Risks of stock EFPs ?

Discussion in 'Financial Futures' started by saratur, Nov 8, 2009.

  1. saratur


    I consider opening EFP positions (at IB) and holding until expiration in order to capture discounts or premiums. I also consider using high leverage (if I correctly understand, the margin requirement is only 5%). I am trying to understand the risks – for loss, and for unexpected increases in margin requirements that might create havoc if the account is highly leverage.

    So far I figured out the following:
    A. for capturing a significant SSF discount with a short stock, long SSF on a hard to borrow stock: IB might close the short of the stock position before expiration, and the forced buy will create an immediate requirement for significantly higher margin, and leave a naked long stock position. This could be a problem if I miss such notification (or IB does not send me one – that happened); and when I become aware of it and liquidate the SSF, pricing might be bad. Another risk: Short borrowing fees might be much higher than the indicative rate. Also a very unusual, huge increase in stock value will increase margin requirement.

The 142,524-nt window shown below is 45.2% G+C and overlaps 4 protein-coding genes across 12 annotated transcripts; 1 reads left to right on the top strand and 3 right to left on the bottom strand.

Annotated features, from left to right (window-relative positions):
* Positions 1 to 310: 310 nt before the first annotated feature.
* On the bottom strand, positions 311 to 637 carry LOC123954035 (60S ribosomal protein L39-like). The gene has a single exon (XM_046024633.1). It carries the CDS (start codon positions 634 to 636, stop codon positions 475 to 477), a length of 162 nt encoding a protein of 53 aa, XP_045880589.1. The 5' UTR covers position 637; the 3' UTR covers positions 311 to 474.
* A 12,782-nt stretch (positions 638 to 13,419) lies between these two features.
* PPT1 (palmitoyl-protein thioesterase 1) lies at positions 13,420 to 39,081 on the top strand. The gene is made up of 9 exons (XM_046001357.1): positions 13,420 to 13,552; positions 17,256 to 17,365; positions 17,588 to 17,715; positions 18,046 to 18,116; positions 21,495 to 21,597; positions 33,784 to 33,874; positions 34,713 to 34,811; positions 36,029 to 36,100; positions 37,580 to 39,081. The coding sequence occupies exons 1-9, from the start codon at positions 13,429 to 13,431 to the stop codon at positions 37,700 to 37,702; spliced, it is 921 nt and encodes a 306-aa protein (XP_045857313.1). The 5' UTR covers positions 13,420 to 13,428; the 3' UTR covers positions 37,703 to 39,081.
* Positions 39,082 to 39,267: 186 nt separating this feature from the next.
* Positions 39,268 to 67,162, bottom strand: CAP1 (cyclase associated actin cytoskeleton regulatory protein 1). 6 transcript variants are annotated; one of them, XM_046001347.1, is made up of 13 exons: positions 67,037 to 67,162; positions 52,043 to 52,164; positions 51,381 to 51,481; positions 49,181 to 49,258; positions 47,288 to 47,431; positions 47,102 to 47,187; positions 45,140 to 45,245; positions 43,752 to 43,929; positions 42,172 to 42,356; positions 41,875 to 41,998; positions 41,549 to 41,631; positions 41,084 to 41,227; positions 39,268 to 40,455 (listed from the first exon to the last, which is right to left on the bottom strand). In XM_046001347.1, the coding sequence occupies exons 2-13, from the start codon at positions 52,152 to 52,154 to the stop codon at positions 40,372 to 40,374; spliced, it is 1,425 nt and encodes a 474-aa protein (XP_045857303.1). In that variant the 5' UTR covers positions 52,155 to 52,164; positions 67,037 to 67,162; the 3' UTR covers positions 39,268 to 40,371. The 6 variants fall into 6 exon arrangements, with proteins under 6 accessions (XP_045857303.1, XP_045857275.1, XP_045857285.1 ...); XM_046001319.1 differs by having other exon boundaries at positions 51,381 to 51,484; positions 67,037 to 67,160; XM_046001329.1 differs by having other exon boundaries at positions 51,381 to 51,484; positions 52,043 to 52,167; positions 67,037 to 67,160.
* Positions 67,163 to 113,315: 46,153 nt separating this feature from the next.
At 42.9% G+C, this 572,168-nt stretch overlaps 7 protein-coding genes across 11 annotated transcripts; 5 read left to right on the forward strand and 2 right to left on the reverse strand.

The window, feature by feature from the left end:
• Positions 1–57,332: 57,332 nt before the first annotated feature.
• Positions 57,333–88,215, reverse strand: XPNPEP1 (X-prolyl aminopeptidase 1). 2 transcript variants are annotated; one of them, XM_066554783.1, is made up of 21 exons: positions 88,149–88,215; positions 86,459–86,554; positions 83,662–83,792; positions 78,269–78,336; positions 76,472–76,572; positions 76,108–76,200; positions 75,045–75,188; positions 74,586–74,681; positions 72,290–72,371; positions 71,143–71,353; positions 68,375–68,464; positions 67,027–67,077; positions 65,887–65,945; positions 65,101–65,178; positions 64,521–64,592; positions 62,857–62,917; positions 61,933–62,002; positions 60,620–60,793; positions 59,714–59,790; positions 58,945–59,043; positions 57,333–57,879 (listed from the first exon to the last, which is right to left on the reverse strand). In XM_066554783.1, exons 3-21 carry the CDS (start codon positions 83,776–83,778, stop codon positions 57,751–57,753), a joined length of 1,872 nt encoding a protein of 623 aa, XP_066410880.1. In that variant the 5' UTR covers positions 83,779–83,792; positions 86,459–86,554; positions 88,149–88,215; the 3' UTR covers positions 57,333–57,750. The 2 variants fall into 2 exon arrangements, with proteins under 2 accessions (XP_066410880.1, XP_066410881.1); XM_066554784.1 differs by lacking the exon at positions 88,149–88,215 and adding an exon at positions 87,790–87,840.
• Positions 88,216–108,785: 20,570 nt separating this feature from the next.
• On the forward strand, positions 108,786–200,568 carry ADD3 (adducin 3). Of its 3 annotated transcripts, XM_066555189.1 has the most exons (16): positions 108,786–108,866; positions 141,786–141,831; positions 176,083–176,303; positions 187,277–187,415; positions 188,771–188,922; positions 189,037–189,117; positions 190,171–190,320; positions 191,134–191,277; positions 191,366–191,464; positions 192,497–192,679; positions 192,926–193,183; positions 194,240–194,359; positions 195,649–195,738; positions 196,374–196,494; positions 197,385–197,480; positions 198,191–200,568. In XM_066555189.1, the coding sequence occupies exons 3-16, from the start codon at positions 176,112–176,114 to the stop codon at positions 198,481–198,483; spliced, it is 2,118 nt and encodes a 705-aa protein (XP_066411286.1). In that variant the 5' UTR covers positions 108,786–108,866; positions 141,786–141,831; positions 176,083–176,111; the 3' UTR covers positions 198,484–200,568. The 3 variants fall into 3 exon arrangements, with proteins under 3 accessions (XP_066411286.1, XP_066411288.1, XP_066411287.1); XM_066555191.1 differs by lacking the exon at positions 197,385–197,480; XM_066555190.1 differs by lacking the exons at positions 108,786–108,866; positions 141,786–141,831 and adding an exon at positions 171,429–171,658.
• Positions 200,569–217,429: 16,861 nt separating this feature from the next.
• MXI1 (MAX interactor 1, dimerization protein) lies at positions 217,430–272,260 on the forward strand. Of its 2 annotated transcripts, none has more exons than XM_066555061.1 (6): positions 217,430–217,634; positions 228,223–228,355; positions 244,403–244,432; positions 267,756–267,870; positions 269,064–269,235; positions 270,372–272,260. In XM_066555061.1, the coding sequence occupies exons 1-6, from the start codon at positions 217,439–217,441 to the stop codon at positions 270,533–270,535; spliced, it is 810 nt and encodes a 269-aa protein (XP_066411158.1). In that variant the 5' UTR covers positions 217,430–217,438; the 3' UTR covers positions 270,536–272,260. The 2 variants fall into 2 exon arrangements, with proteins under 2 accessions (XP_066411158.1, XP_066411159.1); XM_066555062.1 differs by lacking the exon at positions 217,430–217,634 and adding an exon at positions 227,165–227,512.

B. For capturing premium with long stock short SSF: If the company does not pay expected dividend – a small loss. Also if the stock rockets, increase in margin requirement.

    - Other risks and considerations I am missing?
    - Will I have any problem of potential loss or unexpected margin requirement in case of an anomaly, like bankruptcy, acquisition, or trading halt?

    I have noticed a couple of times a relatively high SSF discount on a stock that does not have high borrow rate – and I wonder if this reflects some risk or consideration I am missing.
  2. dmo


    The answer is "probably." Easy money doesn't usually just sit on the table for long.

    You found the Shld thread on the Options forum; it turned out the borrow rate was way higher than expected, and more than justified the spread against EFP's.

    But my best suggestion is to find a situation that looks like a lock to you and do it very small, expecting to take a loss. If there's anything wrong with it, that's a sure way to find out. Consider it education money well spent. And if by chance you make money, then hallelujah.
  3. saratur


    dmo – regardless of whether going small or big, I am trying to understand the underlying risks, to better understand the probability for a loss and situations that could drive it – in both long and short EFPs. My question is not only regarding situations which seem to be 'out of whack' . I am also trying to understand whether situations with "normal" arbitrage spreads (e.g. few % annualized with long stock and short SSF) are exposed to special risks during anomalies (e.g. merger, bankruptcy, halt) – and there is risk for the invested capital, not only risking the level of premium or discount.
    Also, today one can find short EFPs with return higher than IBs borrow rate. I am trying to understand whether using leverage for those makes sense.